Director: K. Gopinathan; Writer: K. Gopinathan, Kalpetta Narayan; Producer: P.K. Santhosh Kumar, A.I. Devaraj; Cinematographer: K.G. Jayan; Editor: B. Ajith Kumar; Cast: Shweta Menon, Malavika, Nedumudi Venu, Jagathy Sreekumar, Biju Menon, K.P.A.C. Lalitha, Anoop Chandran, Prakash Bare, Siddique, V.K. Sreeraman, Babitha, Tashi Bharadwaj
Duration: 01:35:20; Aspect Ratio: 1.778:1
Summary: Ithra Mathram (Malayalam: ഇത്ര മാത്രം) is a Malayalam film directed by K. Gopinathan from a screenplay adapted from Kalpetta Narayanan's novel of the same name. The film takes a closer look into the life of a 38-year-old woman living in a sleepy village in Wayanad, on her death, from the memories of a few persons who were part of her life.
Sumithra (Swetha Menon), is a woman in her thirties, who has admirably adjusted with a quiet life with her husband (Biju Menon) in Wayanad. The couple has a daughter Anasuya (Malavika), and it seems just another night in their lives, until Sumithra refuses to wake up at dawn. Her lifeless body is laid out on the verandah, and as neighbors, friends and relatives arrive to pay their sympathies, a life though shortly lived, is unraveled before us through the memories of those who continue to live. The conversation between Yaksha and Yudhishtira that serves as the epigraph of the film is pertinent in this context. When asked by the celestial form as to what the biggest surprise on earth is, Yudhishtira replies self-assuredly that it is the ability of human beings to go on with their lives as if nothing happened, despite the millions of lives that perish every day. Even as her body is carried to the pyre, the men who have assembled around, voice their concerns on more immediate issues. Death appears insignificant and quite a far-flung possibility that everyone but oneself needs to be bothered about.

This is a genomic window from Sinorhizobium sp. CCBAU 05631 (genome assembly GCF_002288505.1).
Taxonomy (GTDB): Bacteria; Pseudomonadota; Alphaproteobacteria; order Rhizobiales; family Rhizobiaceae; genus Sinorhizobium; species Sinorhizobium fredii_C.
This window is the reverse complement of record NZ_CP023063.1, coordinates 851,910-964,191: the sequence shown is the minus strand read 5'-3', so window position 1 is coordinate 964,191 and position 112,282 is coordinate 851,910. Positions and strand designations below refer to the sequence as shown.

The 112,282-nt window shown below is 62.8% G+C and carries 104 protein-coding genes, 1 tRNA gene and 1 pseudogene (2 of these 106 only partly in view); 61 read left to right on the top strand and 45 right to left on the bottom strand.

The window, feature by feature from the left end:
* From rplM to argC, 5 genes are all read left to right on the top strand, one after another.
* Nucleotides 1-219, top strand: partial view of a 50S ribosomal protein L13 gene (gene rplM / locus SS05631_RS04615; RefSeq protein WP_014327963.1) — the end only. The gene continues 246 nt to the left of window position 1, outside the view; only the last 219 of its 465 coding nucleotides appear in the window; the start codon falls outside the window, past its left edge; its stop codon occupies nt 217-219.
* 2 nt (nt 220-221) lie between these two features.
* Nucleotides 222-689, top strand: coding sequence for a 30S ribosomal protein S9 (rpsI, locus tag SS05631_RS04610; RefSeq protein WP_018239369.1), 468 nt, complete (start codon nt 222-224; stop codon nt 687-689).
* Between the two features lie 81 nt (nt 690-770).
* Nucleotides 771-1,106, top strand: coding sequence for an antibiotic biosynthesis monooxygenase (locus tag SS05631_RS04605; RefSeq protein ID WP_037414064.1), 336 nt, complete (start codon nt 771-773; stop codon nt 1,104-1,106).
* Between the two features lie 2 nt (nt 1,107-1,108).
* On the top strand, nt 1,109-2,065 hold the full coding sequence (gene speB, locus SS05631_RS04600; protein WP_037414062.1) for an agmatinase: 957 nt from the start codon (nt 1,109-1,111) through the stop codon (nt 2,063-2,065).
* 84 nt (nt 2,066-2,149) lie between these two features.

The cinematic adaptation of Kalpetta Narayanan's novel by the same is segmented into several visual episodes that have been titled appropriately. In a segment titled 'Abhayam' (Refuge), we see Sumithra tending to a young boy who is left alone after his dad suddenly takes ill and is hospitalized. The old man living next door (Nedumudi Venu) is one to realize her benevolence as well as he finds her knocking at his door on a rainy night, to see if he is doing all right. 'Samantharam' (Parallel) throws light on the conjugal life of the woman, and her husband Vasu appears to be an indifferent man whose apathy has set them sailing along parallel lines that have no intention whatsoever to meet ever again. The sparks of jealousy that ever so rarely make an appearance in Vasu confirm that there is no soreness as such. But over the years, the familiarity that had once drawn them together had transformed them into strangers on bed, and off it. In 'Swakaryam' (Secret), Sumithra lends an ear to the troubles of an ever-dependent friend, while in 'Santhwanam' (Solace), she stand up for her housemaid, a tribal woman devastated by domestic abuse. The village harlot too finally finds someone to listen to her words, for a change. 'Avicharitham' (Unforeseen) has Sumithra opening her bedroom doors for a bronze vessel vendor (Siddique), who quickly strikes a deal. (from Now Running review)